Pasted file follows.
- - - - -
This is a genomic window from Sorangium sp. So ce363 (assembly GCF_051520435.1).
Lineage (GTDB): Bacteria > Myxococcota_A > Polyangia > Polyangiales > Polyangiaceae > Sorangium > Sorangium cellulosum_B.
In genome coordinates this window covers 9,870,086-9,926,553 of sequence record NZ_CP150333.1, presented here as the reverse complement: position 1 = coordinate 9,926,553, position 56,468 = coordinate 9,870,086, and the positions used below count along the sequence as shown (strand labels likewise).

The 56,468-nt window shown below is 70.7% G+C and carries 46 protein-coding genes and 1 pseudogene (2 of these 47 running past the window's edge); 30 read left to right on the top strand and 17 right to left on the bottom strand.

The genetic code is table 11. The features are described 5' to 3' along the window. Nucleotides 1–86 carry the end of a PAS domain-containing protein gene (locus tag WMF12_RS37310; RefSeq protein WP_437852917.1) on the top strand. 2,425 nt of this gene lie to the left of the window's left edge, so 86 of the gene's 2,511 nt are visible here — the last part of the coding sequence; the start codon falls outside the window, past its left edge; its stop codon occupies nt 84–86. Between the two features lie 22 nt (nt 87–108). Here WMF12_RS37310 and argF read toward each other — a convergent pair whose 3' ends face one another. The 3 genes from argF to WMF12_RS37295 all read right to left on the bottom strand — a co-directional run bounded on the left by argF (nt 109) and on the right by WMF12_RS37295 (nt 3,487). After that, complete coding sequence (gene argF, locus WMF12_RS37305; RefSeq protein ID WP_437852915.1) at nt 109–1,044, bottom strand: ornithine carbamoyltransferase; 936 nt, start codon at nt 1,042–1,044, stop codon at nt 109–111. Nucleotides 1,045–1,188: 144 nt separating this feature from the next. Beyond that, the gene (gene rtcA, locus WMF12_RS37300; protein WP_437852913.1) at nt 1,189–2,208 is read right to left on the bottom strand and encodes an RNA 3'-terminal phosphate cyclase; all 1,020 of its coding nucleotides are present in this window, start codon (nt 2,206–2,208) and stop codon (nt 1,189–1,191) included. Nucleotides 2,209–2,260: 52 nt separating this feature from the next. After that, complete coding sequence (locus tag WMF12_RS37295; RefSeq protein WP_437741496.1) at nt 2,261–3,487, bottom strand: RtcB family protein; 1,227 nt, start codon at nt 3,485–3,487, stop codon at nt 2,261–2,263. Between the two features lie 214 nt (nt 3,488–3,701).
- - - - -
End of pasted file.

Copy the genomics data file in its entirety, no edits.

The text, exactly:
This is a genomic window from Sorangium sp. So ce363 (assembly GCF_051520435.1).
Lineage (GTDB): Bacteria > Myxococcota_A > Polyangia > Polyangiales > Polyangiaceae > Sorangium > Sorangium cellulosum_B.
In genome coordinates this window covers 9,870,086-9,926,553 of sequence record NZ_CP150333.1, presented here as the reverse complement: position 1 = coordinate 9,926,553, position 56,468 = coordinate 9,870,086, and the positions used below count along the sequence as shown (strand labels likewise).

The 56,468-nt window shown below is 70.7% G+C and carries 46 protein-coding genes and 1 pseudogene (2 of these 47 running past the window's edge); 30 read left to right on the top strand and 17 right to left on the bottom strand.

The genetic code is table 11. The features are described 5' to 3' along the window. Nucleotides 1–86 carry the end of a PAS domain-containing protein gene (locus tag WMF12_RS37310; RefSeq protein WP_437852917.1) on the top strand. 2,425 nt of this gene lie to the left of the window's left edge, so 86 of the gene's 2,511 nt are visible here — the last part of the coding sequence; the start codon falls outside the window, past its left edge; its stop codon occupies nt 84–86. Between the two features lie 22 nt (nt 87–108). Here WMF12_RS37310 and argF read toward each other — a convergent pair whose 3' ends face one another. The 3 genes from argF to WMF12_RS37295 all read right to left on the bottom strand — a co-directional run bounded on the left by argF (nt 109) and on the right by WMF12_RS37295 (nt 3,487). After that, complete coding sequence (gene argF, locus WMF12_RS37305; RefSeq protein ID WP_437852915.1) at nt 109–1,044, bottom strand: ornithine carbamoyltransferase; 936 nt, start codon at nt 1,042–1,044, stop codon at nt 109–111. Nucleotides 1,045–1,188: 144 nt separating this feature from the next. Beyond that, the gene (gene rtcA, locus WMF12_RS37300; protein WP_437852913.1) at nt 1,189–2,208 is read right to left on the bottom strand and encodes an RNA 3'-terminal phosphate cyclase; all 1,020 of its coding nucleotides are present in this window, start codon (nt 2,206–2,208) and stop codon (nt 1,189–1,191) included. Nucleotides 2,209–2,260: 52 nt separating this feature from the next. After that, complete coding sequence (locus tag WMF12_RS37295; RefSeq protein WP_437741496.1) at nt 2,261–3,487, bottom strand: RtcB family protein; 1,227 nt, start codon at nt 3,485–3,487, stop codon at nt 2,261–2,263. Between the two features lie 214 nt (nt 3,488–3,701).